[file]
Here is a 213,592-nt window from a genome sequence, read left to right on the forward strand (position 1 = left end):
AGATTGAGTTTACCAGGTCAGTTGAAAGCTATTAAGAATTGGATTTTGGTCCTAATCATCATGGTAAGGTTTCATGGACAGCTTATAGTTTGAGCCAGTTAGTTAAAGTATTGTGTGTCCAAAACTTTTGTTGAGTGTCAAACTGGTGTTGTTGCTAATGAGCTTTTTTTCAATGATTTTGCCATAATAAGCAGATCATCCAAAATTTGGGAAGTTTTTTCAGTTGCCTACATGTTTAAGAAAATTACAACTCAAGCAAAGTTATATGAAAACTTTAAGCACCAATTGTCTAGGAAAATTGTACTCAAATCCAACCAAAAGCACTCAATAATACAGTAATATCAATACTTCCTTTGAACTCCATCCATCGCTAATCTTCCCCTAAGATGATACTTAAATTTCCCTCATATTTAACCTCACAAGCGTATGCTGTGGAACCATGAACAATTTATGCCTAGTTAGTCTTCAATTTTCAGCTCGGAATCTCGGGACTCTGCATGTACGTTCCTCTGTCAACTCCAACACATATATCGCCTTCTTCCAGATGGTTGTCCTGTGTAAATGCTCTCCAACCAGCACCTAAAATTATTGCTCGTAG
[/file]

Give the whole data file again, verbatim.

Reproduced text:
Here is a 213,592-nt window from a genome sequence, read left to right on the forward strand (position 1 = left end):
AGATTGAGTTTACCAGGTCAGTTGAAAGCTATTAAGAATTGGATTTTGGTCCTAATCATCATGGTAAGGTTTCATGGACAGCTTATAGTTTGAGCCAGTTAGTTAAAGTATTGTGTGTCCAAAACTTTTGTTGAGTGTCAAACTGGTGTTGTTGCTAATGAGCTTTTTTTCAATGATTTTGCCATAATAAGCAGATCATCCAAAATTTGGGAAGTTTTTTCAGTTGCCTACATGTTTAAGAAAATTACAACTCAAGCAAAGTTATATGAAAACTTTAAGCACCAATTGTCTAGGAAAATTGTACTCAAATCCAACCAAAAGCACTCAATAATACAGTAATATCAATACTTCCTTTGAACTCCATCCATCGCTAATCTTCCCCTAAGATGATACTTAAATTTCCCTCATATTTAACCTCACAAGCGTATGCTGTGGAACCATGAACAATTTATGCCTAGTTAGTCTTCAATTTTCAGCTCGGAATCTCGGGACTCTGCATGTACGTTCCTCTGTCAACTCCAACACATATATCGCCTTCTTCCAGATGGTTGTCCTGTGTAAATGCTCTCCAACCAGCACCTAAAATTATTGCTCGTAG